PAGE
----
My parent's decision to leave Italy must have been a difficult one to make. Shortly before her death in 1977 my mother revealed that in 1938 she was pregnant with what would have been their third child. Leaving Italy at that time meant terminating the pregnancy, and abandoning the security of job, home and family. Indeed many members of the Venetian Jewish community insisted that little, or nothing, of any real consequence would happen. They were Italians living in Italy, not German Jews, or even Eastern European Jews. Many of them had supported Il Duce for years, and it was well known that he had a Jewish mistress for many years. There was little doubt in their mind. He would protect them. They did not take into account Mussolini's personal desire to impress Hitler, nor his increasing resentment of the number of Jews active in the anti-Fascist underground.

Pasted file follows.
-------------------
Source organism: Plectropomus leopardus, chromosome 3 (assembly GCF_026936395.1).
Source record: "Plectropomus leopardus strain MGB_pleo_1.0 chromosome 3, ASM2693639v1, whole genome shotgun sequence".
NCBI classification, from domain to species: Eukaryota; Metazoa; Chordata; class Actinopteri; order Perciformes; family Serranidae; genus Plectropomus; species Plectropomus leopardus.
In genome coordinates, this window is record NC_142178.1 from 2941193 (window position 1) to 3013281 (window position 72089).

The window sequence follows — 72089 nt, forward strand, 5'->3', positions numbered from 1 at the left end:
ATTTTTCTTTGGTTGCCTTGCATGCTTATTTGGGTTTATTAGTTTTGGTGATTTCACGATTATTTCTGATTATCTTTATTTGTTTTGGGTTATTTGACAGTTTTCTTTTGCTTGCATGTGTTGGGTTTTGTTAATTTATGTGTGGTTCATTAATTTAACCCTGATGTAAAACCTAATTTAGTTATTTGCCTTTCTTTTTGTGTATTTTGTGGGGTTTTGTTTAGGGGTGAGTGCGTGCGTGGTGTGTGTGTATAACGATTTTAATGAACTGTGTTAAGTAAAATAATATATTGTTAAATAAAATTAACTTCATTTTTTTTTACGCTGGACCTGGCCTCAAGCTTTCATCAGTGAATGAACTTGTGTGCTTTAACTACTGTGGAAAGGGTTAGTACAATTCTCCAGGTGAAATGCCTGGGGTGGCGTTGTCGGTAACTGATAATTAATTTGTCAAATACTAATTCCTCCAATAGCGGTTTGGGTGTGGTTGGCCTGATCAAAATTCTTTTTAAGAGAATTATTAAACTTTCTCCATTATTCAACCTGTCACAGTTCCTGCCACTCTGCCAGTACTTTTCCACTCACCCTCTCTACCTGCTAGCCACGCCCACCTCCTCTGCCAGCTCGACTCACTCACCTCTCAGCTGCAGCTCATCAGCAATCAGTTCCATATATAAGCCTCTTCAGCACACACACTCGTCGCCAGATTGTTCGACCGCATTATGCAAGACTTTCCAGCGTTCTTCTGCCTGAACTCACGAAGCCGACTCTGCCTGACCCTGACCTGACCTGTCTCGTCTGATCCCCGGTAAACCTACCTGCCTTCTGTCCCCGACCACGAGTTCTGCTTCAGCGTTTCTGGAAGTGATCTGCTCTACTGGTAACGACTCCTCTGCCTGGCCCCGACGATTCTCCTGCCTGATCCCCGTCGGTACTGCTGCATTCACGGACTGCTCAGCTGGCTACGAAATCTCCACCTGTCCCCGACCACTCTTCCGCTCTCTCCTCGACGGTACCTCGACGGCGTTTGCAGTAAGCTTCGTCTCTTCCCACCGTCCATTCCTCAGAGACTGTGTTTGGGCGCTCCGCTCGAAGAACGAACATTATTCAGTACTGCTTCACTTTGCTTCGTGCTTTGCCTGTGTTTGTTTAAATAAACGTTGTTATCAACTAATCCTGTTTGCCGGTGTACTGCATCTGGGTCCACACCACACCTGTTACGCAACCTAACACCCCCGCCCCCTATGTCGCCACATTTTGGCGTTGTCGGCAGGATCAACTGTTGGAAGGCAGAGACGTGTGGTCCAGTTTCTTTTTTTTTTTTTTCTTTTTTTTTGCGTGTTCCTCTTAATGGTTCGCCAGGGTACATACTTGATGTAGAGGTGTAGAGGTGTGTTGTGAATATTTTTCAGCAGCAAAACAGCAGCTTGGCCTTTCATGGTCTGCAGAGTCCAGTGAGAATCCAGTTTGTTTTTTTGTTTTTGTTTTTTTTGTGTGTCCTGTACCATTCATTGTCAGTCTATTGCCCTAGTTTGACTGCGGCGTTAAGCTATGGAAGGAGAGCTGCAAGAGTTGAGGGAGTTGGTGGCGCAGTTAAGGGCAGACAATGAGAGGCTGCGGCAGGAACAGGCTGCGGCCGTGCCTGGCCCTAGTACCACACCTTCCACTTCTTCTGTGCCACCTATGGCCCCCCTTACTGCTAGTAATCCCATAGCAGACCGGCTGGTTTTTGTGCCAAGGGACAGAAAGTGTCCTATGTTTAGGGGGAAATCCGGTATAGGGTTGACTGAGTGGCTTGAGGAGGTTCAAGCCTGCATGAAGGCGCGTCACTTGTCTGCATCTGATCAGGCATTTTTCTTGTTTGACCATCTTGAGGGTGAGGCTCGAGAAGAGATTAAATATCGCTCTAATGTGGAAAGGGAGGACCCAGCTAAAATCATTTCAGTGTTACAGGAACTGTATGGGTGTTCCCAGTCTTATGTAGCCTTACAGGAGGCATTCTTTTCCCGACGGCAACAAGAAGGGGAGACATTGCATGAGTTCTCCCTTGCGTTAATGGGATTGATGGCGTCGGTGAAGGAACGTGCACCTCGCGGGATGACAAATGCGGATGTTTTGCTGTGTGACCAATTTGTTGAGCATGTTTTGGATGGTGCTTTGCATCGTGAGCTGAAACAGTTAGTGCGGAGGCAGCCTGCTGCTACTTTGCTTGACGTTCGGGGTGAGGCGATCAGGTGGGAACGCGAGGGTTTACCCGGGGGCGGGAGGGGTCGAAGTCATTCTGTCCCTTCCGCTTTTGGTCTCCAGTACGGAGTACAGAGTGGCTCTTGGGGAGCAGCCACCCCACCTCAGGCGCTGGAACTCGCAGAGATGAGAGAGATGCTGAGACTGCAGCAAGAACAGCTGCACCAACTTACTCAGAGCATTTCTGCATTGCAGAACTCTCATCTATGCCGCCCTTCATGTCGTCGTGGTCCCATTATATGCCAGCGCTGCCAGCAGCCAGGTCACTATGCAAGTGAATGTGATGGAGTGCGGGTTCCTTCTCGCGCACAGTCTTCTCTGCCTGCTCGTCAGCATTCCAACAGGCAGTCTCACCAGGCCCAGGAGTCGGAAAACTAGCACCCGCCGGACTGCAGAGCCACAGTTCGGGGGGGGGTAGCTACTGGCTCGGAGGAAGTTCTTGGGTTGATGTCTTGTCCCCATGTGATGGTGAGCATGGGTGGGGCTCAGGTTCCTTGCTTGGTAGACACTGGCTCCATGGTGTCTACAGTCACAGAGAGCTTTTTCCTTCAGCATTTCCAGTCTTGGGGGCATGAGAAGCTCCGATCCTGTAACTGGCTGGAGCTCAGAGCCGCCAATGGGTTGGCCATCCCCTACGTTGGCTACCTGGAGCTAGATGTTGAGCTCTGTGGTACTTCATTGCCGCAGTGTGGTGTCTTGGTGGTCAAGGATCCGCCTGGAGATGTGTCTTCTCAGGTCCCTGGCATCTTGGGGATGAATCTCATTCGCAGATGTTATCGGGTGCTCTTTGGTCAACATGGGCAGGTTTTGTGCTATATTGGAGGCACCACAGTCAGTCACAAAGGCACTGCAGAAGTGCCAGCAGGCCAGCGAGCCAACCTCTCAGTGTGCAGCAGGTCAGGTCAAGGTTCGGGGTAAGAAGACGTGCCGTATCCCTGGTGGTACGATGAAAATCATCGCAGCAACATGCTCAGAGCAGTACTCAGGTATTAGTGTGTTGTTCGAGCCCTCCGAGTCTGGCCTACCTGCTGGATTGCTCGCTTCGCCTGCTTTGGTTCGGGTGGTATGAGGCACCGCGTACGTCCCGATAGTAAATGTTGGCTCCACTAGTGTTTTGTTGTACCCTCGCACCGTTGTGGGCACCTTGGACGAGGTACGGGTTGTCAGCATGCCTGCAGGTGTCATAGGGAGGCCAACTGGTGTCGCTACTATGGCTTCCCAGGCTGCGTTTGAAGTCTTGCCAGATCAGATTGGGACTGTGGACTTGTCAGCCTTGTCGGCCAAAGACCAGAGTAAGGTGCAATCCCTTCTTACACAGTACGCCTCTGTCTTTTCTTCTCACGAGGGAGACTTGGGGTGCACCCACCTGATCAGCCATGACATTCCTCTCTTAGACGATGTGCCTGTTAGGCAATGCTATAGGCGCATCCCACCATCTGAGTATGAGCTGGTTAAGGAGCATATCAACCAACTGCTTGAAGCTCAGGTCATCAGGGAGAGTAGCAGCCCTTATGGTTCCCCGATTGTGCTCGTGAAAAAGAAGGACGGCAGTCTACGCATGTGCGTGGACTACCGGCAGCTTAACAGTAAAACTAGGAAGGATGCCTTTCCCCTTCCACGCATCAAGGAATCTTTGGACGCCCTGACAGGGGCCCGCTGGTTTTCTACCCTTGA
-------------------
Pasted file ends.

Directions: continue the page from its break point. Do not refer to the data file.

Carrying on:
Both my father and paternal grandfather had been avowed anti-Fascists on political grounds from the very beginning. For them, the anti-Jewish laws were the final ignominy, not a sudden betrayal. Over 10 years earlier, my grandfather had resigned as director of one of Italy's largest insurance companies rather than join the party. My father had also chosen not to join the party even though most of his fellow engineers had already done so out of conviction, or out of political expediency. One of my proudest possessions is a photograph taken at the inauguration of an aluminum plant he had helped design. The event was attended by local Fascist party officials, government officials visiting from Rome, and the factory's top management. In the photograph he is standing off to one side, the only person not wearing the traditional black pseudo-military uniform worn by party members.